Saturday, March 11, 2006

A Postscript On The Ports Deal

Norm Coleman, chairman of the Senate Permanent Subcommittee on Investigations, dramatizes the threat container traffic poses the US, and has some suggestions on how to address it.

WSJ (subscription, my ellipsis):
Shortly after 9 a.m. on a beautiful sunny spring day, an improvised nuclear device explodes on the National Mall in Washington. Within seconds, the Capitol and the White House are flattened and a plume of radiation spreads to the surrounding suburbs. Intelligence sources quickly determine that this weapon was smuggled through a U.S. port in a maritime container. Unfortunately, this horrific scenario is not just a plot for the television show "24" -- it is the paramount security challenge facing our nation.

Our goal should be to screen 100% of the maritime containers entering the United States of America; as of today we inspect a dismal 5%. (So) I have introduced legislation directing the Secretary of Homeland Security to provide a plan within 90 days on how to implement 100% screening of maritime containers.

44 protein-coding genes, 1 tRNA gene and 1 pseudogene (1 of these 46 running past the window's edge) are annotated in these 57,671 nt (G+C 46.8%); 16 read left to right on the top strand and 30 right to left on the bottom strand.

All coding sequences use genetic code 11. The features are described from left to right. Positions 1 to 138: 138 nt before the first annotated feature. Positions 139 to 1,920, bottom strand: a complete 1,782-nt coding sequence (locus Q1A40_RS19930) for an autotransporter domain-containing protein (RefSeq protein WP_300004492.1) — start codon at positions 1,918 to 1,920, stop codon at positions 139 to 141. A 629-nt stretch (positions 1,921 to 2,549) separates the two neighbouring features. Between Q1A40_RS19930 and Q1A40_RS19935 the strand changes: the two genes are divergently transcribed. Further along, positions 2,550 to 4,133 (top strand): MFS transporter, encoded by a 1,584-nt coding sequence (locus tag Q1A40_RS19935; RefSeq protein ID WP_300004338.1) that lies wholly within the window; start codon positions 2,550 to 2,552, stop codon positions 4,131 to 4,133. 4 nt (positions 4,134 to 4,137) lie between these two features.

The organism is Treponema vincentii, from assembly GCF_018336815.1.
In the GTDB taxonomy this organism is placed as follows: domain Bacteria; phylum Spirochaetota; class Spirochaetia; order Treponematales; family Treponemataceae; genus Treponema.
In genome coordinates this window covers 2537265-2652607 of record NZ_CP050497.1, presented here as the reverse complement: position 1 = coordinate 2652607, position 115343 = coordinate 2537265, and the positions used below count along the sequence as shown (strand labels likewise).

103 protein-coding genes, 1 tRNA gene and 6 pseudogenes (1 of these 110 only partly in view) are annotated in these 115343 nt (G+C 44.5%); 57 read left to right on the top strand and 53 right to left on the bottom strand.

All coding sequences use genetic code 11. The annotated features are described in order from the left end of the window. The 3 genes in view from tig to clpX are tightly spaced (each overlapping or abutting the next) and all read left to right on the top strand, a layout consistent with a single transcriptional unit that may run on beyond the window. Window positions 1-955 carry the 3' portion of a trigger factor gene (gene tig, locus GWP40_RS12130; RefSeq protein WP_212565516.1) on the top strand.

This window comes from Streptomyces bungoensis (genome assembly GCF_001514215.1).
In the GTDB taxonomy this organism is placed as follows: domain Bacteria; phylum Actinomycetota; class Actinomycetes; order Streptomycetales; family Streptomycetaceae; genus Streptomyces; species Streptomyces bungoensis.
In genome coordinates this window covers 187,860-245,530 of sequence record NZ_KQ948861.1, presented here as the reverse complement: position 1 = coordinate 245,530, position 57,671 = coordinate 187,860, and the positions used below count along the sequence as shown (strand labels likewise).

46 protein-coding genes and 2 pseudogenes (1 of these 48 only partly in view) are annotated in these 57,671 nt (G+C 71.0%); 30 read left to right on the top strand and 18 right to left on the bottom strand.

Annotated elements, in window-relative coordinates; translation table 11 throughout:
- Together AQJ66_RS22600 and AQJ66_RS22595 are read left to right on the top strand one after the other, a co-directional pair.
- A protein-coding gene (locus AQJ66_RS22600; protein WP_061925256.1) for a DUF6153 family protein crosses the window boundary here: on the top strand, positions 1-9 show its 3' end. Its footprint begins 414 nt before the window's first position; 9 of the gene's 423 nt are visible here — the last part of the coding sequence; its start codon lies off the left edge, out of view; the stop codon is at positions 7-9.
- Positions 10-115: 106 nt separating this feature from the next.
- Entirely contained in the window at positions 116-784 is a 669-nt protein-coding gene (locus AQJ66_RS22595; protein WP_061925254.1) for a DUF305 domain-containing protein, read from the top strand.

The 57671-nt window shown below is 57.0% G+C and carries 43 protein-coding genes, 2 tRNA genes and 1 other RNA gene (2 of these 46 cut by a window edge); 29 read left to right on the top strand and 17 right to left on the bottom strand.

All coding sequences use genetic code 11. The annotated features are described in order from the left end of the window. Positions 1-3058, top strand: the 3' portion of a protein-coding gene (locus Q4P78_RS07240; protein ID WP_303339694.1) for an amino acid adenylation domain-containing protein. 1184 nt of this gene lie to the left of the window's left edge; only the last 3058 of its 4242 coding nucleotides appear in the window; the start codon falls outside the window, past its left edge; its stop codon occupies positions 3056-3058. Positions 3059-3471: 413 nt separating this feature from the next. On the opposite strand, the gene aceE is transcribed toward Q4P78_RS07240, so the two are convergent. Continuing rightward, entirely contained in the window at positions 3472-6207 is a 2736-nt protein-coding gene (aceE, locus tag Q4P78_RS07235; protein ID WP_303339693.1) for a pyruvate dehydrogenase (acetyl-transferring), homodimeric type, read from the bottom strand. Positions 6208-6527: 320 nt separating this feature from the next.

We have found that, although the administration will claim the 5% inspection rate is adequate, both the General Accounting Office and the Homeland Security Inspector General have concluded that our targeting system -- which identifies the containers to inspect -- is seriously inadequate.

We provided only $1.6 billion in funding for port security in 2005, a mere one-third of the aviation security budget. Port security, a first-tier homeland security vulnerability, is being funded as a second-tier priority.

Airline pilots are no longer instructed to comply with hijackers' demands, all cockpit doors are now armored, and sky marshals are in place. So airliners can now be bombed - killing hundreds - but not used as cruise missiles to kill thousands.

A nuclear weapon will kill tens of thousands, so cost-benefit suggests cutting the TSA back to a bomb sniffing organization and shifting the money to 100% container screening.

With 100% screening and America secure, it won't matter which nation runs US ports, so the free-traders (that includes me) will be happy.